A Potential Biomarker for SOD1 ALS

by Amy Madsen on Thu, 2011-10-13 16:00

Small molecules in the spinal cords of symptom-free people with ALS-associated SOD1 mutations appear to signal the presence of disease before symptom onset

An MDA-supported team of scientists has identified specific changes that occur in the spinal cord prior to disease onset in people with familial (inherited) ALS related to mutations in the SOD1 gene.

The team, which included MDA grantee Michael Benatar, reported their findings in the Oct. 3, 2011, issue of Neurology. (Read the abstract of the paper, Presymptomatic spinal cord neurometabolic findings in SOD1-positive people at risk for familial ALS.)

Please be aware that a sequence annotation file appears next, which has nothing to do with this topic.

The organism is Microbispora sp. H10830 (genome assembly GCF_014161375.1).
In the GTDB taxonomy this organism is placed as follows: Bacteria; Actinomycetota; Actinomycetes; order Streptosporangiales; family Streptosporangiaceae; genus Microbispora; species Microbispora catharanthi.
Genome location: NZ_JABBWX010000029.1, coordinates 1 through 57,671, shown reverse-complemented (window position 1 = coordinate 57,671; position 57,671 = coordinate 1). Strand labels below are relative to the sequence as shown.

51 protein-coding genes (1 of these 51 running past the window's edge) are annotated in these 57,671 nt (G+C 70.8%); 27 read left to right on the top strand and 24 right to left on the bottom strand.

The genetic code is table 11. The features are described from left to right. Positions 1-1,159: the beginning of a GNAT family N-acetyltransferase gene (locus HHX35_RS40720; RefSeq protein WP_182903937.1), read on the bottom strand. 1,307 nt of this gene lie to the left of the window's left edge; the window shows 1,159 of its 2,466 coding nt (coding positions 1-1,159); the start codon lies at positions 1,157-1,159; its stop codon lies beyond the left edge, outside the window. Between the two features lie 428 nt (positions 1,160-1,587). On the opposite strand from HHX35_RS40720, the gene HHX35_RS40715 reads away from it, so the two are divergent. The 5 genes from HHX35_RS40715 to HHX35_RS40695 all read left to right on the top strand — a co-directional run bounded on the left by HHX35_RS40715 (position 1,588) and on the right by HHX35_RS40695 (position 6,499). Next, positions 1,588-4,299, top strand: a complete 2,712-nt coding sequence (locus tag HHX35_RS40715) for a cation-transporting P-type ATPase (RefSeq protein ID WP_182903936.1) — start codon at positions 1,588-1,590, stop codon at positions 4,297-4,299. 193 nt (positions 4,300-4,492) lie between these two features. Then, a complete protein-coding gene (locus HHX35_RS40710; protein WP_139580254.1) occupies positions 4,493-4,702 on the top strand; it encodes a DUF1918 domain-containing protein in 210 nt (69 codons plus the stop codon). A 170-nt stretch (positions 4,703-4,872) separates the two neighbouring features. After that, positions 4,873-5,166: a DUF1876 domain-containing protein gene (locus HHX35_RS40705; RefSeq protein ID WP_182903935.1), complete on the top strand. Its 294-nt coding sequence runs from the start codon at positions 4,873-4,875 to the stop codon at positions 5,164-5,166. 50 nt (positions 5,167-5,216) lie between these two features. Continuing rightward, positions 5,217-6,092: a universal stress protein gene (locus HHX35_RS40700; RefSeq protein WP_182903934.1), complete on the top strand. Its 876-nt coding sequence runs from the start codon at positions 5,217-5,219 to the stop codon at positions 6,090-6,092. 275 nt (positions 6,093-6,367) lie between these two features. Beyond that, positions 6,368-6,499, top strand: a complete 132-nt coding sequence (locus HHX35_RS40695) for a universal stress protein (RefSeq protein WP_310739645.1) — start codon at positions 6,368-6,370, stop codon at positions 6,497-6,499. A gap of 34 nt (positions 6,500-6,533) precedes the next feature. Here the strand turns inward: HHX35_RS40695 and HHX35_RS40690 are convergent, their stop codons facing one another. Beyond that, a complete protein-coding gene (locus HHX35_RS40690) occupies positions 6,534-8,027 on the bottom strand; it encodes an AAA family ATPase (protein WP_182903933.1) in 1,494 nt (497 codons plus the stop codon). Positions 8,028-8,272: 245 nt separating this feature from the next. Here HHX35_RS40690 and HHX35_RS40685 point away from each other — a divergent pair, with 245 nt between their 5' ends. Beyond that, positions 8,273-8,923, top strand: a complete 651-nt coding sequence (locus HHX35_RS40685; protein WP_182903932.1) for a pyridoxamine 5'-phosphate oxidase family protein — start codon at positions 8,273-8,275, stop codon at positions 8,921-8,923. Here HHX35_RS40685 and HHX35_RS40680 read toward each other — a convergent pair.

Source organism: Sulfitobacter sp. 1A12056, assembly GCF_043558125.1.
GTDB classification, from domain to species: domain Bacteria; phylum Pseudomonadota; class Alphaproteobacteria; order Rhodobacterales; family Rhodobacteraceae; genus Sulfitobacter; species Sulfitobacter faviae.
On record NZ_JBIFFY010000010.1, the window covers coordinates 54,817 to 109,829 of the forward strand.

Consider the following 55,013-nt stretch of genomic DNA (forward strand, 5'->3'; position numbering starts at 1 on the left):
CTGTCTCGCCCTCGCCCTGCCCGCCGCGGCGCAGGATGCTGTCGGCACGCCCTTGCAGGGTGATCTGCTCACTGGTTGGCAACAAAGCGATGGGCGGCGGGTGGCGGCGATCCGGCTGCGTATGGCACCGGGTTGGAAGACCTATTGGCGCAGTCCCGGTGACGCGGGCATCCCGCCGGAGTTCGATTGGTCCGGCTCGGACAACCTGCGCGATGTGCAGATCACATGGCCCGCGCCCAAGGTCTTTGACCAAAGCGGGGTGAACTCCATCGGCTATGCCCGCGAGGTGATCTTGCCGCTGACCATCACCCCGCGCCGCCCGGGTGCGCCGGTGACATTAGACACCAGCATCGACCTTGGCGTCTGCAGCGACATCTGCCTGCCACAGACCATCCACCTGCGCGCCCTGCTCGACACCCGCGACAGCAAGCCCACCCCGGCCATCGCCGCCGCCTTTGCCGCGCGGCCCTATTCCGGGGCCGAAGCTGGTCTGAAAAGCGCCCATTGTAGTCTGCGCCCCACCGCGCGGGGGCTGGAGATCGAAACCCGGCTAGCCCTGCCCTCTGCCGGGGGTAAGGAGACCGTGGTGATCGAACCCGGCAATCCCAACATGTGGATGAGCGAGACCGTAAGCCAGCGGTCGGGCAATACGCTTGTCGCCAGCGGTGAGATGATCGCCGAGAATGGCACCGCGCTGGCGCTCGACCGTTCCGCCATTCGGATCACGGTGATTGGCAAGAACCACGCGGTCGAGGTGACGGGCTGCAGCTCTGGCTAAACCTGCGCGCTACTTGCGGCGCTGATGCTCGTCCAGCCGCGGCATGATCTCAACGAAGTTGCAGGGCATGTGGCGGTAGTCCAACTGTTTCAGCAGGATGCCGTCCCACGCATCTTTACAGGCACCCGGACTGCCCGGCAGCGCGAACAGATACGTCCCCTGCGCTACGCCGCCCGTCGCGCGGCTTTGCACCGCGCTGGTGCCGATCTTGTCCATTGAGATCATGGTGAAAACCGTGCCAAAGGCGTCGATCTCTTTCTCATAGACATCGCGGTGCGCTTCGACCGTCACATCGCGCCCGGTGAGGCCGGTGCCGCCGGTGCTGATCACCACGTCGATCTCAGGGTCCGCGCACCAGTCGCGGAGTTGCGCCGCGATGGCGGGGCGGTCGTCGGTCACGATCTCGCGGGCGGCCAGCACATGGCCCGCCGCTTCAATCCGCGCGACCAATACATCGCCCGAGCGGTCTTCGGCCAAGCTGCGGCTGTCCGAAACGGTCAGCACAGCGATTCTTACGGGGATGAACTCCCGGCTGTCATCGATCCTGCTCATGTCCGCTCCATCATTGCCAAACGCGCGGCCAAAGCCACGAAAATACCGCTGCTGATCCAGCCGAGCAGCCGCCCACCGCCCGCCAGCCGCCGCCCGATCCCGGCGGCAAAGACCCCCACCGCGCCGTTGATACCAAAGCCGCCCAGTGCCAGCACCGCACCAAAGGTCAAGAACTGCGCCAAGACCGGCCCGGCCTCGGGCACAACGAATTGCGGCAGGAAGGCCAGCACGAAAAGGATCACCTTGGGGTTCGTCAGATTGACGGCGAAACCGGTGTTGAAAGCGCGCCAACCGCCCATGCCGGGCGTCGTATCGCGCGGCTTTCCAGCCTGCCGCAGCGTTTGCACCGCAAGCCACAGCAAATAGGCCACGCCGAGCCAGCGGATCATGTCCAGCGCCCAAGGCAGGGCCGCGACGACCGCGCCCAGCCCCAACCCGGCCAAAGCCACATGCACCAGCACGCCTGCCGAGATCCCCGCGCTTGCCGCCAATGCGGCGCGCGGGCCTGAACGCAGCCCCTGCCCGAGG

The researchers found reductions in the levels of the small molecules creatine and myo-inositol in the spines of 24 people with an ALS-associated SOD1 mutation (but no ALS symptoms), and in 24 people with active ALS (amyotrophic lateral sclerosis, or Lou Gehrig's disease). The changes did not occur in the control group, comprised of 29 healthy volunteers. 

If further testing corroborates the new findings, the observed spinal cord changes possibly could serve as biomarkers, indicating the presence of ALS before symptoms appear. This potentially could allow for treatment with therapies designed to prevent onset of ALS.

Your rating: None Average: 4 (1 vote)
MDA cannot respond to questions asked in the comments field. For help with questions, contact your local MDA office or clinic or email publications@mdausa.org. See comment policy